See also: profané

English edit

Alternative forms edit

Etymology edit

From Middle French prophane, from Latin profānus (not religious, unclean), from pro- (before) + fānum (temple).

Pronunciation edit

  • (UK) IPA(key): /pɹəˈfeɪn/
  • Rhymes: -eɪn
  • (file)

Adjective edit

profane (comparative profaner or more profane, superlative profanest or most profane)

  1. Unclean; ritually impure; unholy, desecrating a holy place or thing.
  2. Not sacred or holy, unconsecrated; relating to non-religious matters, secular.
    profane authors
    • 1781, Edward Gibbon, The History of the Decline and Fall of the Roman Empire, volume II, London: [] W[illiam] Strahan; and T[homas] Cadell, [], →OCLC:
      A sonnet in praise of Rome was accepted as the effusion of genius and gratitude; and after the whole procession had visited the Vatican, the profane wreath was suspended before the shrine.
    • 1981, William Irwin Thompson, The Time Falling Bodies Take to Light: Mythology, Sexuality and the Origins of Culture, London: Rider/Hutchinson & Co., page 102:
      The sacred is the emotional force which connects the part to the whole; the profane or the secular is that which has been broken off from, or has fallen off, its emotional bond to the universe.
  3. Treating sacred things with contempt, disrespect, irreverence, or scorn; blasphemous, impious.
  4. Irreverent in language; taking the name of God in vain
    a profane person, word, oath, or tongue

Synonyms edit

Antonyms edit

(not sacred or holy): faithful, holy, orthodox, religious, sacred, sacrosanct, spiritual

Translations edit

The translations below need to be checked and inserted above into the appropriate translation tables. See instructions at Wiktionary:Entry layout § Translations.

Noun edit

profane (plural profanes)

  1. A person or thing that is profane.
    • 1796, Matthew Lewis, The Monk, Folio Society, published 1985, page 244:
      The nuns were employed in religious duties established in honour of St Clare, and to which no profane was ever admitted.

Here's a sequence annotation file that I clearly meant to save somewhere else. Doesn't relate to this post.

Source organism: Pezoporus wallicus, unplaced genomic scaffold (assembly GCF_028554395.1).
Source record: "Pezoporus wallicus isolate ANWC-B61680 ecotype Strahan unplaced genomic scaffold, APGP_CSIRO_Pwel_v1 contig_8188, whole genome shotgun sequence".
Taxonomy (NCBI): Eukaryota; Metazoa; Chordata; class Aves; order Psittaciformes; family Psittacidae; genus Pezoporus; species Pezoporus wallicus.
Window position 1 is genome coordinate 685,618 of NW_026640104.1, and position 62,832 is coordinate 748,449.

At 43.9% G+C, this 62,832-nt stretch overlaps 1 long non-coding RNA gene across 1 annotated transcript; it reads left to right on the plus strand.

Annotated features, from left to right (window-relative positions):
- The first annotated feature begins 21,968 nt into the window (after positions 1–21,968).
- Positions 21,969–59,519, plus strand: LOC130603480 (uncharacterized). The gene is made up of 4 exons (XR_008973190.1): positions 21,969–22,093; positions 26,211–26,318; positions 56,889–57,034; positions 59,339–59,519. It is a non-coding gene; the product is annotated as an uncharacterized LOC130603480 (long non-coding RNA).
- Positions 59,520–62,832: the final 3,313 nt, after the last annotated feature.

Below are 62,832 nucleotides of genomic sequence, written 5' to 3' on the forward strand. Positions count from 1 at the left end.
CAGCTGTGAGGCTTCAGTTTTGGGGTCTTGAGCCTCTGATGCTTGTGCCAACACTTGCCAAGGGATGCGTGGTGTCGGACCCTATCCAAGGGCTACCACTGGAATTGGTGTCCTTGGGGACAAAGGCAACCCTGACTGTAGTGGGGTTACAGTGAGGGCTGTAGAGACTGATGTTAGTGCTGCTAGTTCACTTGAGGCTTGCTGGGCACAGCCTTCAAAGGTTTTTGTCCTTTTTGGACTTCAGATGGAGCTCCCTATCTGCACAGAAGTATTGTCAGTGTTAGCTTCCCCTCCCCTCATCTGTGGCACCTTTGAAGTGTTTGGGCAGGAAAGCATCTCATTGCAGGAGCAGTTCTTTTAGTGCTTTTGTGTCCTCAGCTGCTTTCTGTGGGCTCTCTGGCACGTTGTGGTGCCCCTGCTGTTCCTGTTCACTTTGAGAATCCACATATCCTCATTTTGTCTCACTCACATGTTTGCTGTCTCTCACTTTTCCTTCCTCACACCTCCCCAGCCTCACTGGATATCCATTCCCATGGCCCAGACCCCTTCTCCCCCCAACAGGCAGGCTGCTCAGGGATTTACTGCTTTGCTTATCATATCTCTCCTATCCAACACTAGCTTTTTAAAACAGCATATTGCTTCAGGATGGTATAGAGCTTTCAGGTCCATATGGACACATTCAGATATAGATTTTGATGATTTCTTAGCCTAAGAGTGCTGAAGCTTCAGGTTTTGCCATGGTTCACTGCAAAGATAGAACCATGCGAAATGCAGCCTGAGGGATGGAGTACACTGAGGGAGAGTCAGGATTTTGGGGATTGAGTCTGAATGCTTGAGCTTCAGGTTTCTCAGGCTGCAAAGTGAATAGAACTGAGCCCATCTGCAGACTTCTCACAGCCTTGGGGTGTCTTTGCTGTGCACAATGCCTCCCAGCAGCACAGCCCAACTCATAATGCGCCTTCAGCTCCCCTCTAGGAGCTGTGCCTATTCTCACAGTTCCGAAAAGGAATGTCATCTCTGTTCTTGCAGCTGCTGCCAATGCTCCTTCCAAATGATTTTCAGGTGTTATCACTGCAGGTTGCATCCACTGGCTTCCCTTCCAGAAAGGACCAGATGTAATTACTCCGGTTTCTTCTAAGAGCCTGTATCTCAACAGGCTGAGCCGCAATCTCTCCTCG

2. (Freemasonry) A person not a Mason.

Verb edit

profane (third-person singular simple present profanes, present participle profaning, simple past and past participle profaned)

  1. (transitive) To violate (something sacred); to treat with abuse, irreverence, obloquy, or contempt; to desecrate
    One should not profane the name of God.
    to profane the Scriptures
  2. (transitive) To put to a wrong or unworthy use; to debase; to abuse; to defile.

Synonyms edit

Antonyms edit

Translations edit

Related terms edit

French edit

Etymology edit

Borrowed from Latin profānus.

Pronunciation edit

Adjective edit

profane (plural profanes)

  1. secular; lay
    Synonyms: laïque, séculier
    Antonym: sacré
  2. profane

Related terms edit

Further reading edit

Galician edit

Verb edit

profane

  1. inflection of profanar:
    1. first/third-person singular present subjunctive
    2. third-person singular imperative

Italian edit

Adjective edit

profane f pl

  1. feminine plural of profano

Noun edit

profane f

  1. plural of profana

Latin edit

Adjective edit

profāne

  1. vocative masculine singular of profānus

References edit

  • profane”, in Charlton T. Lewis and Charles Short (1879) A Latin Dictionary, Oxford: Clarendon Press
  • profane in Gaffiot, Félix (1934) Dictionnaire illustré latin-français, Hachette

Portuguese edit

Verb edit

profane

  1. inflection of profanar:
    1. first/third-person singular present subjunctive
    2. third-person singular imperative

Spanish edit

Pronunciation edit

  • IPA(key): /pɾoˈfane/ [pɾoˈfa.ne]
  • Rhymes: -ane
  • Syllabification: pro‧fa‧ne

Verb edit

profane

  1. inflection of profanar:
    1. first/third-person singular present subjunctive
    2. third-person singular imperative

Swedish edit

Adjective edit

profane

  1. definite natural masculine singular of profan